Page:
Wednesday, November 11, 2009

U.S. needs heath reform for all of us

intact insurance

To the Times:

Excerpts from a letter recently sent to U.S. Sen. John McCain, R-Ariz.:

(I) am from UFCW Local 152. In June 2002 you sent me a thank you letter for correspondence I had mailed to you relating to health and prevention (and) not to hesitate to be in further contact with you on this or any other matter. This is very good timing, please read on!

We truly need health-care reform now. For a good 10 years UFCW has been fighting for health-care reform on behalf of its members and, indirectly, everyone else.

Contracts are becoming more and more difficult to get the workers a decent wage increase due to the ever-exploding cost of health care. The piece of the pie for wages just keeps shrinking. We need to fix this for everyone.

Since 1999 family health-care premiums have doubled. In 1993, 61 percent of small businesses provided some kind of health insurance for their employees; it’s down to 38 percent, as quoted by Secretary of State Hillary Clinton recently on “Meet the Press.”

When I was hired by UFCW almost 10 years ago, we created a prevention, health and nutrition program. We set out to offer a well-rounded packet of information to a member’s specific condition. That person having the information in print could reference the material indefinitely — in turn, a member with an illness or injury that is better informed and understands the condition, stands a better chance at a more rapid recovery. Their employer won’t need a replacement as long; the worker may return earlier and may avoid a chronic health problem. If recovery is sooner than later, the health fund itself benefits, everyone benefit.

In 2002, I had sent you health information in regards to melanomas when you were personally dealing with it. You had received first-hand an idea of what we were doing on a personal level in regards to prevention, health and nutrition. I was very pleased seven years later your platform as presidential candidate had a health and prevention plan that was a key point in the health-care reform you suggested.

Today I am an “Occupational Safety and Health Rep./Political Legislative Rep.” We’ve been ahead of the curve, and going out proactively addressing safety, that in turn may prevent injury.

We have a Mobile Health and Wellness Unit, a van that services our members of UFCW Local 152, Local 1360 & 27.

With this service, we hope to prevent major health problems before they start health issues. All this, shows there is potential for real health-care reform that we need now.

Is it not the ideal moment for you to read this letter and take a look at what we do, how it may have possibly fit in to the health reform you were seeking as presidential candidate? Looking at the preventive measures we offer, could you possibly apply some of the ideas to the healthcare reform situation that is presently upon us. Please consider the possibilities.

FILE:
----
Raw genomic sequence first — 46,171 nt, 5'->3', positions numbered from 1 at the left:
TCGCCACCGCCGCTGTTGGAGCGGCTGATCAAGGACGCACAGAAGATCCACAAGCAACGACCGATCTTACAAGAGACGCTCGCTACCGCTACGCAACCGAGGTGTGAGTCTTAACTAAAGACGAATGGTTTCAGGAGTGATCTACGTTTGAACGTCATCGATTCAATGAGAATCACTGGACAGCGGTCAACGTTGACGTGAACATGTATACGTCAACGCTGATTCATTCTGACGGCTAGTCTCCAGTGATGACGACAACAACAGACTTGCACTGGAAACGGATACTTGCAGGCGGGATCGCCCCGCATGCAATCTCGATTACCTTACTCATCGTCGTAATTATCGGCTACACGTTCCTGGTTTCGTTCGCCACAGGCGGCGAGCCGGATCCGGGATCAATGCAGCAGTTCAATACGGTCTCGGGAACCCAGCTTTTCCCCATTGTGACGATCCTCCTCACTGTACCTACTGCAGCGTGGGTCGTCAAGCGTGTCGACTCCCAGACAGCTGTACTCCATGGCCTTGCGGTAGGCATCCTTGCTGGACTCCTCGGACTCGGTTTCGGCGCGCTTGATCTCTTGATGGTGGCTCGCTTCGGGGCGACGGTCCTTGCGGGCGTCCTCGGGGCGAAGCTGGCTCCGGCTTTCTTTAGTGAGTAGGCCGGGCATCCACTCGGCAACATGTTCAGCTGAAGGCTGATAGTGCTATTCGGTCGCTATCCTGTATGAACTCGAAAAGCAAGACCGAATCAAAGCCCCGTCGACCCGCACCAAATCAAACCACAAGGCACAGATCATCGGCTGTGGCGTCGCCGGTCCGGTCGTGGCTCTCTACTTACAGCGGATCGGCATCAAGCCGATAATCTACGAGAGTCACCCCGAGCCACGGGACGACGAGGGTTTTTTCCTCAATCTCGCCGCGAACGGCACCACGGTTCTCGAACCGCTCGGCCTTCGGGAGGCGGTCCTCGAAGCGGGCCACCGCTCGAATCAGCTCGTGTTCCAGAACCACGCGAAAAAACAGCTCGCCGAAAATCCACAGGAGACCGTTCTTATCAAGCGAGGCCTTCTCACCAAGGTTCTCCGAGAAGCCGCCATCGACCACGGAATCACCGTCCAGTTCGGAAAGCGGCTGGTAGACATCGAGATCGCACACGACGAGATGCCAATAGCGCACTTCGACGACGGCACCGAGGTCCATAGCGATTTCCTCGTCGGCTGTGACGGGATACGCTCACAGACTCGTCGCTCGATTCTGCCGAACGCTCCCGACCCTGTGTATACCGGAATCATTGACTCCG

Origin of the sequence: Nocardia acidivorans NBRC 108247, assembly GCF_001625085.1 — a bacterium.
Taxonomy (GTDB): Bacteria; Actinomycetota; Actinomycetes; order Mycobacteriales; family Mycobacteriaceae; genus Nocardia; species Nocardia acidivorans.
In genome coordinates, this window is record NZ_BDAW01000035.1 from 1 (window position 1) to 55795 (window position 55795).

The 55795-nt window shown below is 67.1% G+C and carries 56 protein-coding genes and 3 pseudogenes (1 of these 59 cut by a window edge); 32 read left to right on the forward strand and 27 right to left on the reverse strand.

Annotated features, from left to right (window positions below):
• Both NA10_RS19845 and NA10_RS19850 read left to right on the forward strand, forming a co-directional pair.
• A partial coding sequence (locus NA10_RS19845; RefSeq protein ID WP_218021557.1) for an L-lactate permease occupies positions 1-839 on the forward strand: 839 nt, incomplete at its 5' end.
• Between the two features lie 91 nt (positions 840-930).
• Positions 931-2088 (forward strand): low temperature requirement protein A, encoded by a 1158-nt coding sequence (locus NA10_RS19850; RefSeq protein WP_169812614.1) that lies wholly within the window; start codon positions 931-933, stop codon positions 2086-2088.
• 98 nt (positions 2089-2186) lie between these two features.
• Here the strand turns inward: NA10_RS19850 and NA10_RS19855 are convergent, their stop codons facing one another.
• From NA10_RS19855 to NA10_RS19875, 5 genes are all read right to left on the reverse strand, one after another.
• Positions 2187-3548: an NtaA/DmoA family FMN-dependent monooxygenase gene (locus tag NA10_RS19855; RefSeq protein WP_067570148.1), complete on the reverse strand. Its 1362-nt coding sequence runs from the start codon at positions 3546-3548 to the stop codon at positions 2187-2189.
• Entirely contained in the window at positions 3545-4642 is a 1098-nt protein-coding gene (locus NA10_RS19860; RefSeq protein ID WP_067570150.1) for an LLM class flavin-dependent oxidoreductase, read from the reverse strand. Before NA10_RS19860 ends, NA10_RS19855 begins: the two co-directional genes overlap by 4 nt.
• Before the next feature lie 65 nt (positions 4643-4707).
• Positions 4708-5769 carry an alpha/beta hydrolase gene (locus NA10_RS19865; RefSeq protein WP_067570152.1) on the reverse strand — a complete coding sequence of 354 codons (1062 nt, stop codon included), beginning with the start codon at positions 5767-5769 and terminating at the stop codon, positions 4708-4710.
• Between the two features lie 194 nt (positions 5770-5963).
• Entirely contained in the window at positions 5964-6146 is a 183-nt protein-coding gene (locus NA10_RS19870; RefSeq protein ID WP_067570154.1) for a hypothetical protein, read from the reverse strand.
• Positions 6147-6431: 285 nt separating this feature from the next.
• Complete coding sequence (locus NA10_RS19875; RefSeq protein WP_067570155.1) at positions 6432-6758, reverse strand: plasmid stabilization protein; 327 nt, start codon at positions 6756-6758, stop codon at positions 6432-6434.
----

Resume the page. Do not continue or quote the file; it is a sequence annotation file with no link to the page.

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Excerpts from a letter received from Sen. McCain on Sept. 29:

Any new reform must also encourage prevention initiatives that work. Medicare and Medicaid payment systems must also be reformed to promote prevention.

I believe our health-care system should use health information technology to improve efficiency and quality in health care, and that we should find ways to reduce the number of medical malpractice lawsuits, which drive up the cost of health care and make coverage more expensive.

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Sen. McCain believes we should find ways to reduce the number of medical malpractice lawsuits. I agree, but medical malpractice lawsuits should not be eliminated altogether.

In the auto insurance industry, a driver hits the side of the roadway and is seriously injured. The insurance industry makes payouts to those injured. The insurance industry/company goes after the state involved and makes the state remedy the problem with proprietary roadside safety devices like portable water-filled barriers or a guard rail, etc. This equals less in future payouts, safer roads and less human injury. It is in a sense, a self-checking system.

An argument can be made that a medical industry kept on its toes by leaving carefully reformed malpractice intact is a safer medical industry. Safer care that will continually search for advances in procedures, medical devices, prosthesis and drugs.

The worry that lessened competition will not bring forth advances, I believe is false. Do some want to end malpractice lawsuits or weaken them to the point that the industry won’t fear them at all?

I believe a proposal should be made to abolish class-action lawsuits.

These actions in most cases only place tens of millions of dollars into the pockets of the filing law firm, and the claimant on average gets $100 to $1,000 due to thousands of claimants on a nationwide list of the class-action suit. Class-action should be abolished.

And last but not least, on the possibility of taxing the health-care benefits our members receive from their employer is absolutely unfair and outright wrong. Our members have sacrificed contract after contract and have accepted less in wage increases to pay for the out-of-control costs of medical insurance. It would be devastating to then tax these hardworking people again and again.

We need health-care reform that works for all Americans.



UFCW Local 152

Political Legislative Rep/Occupational Safety & Health Representative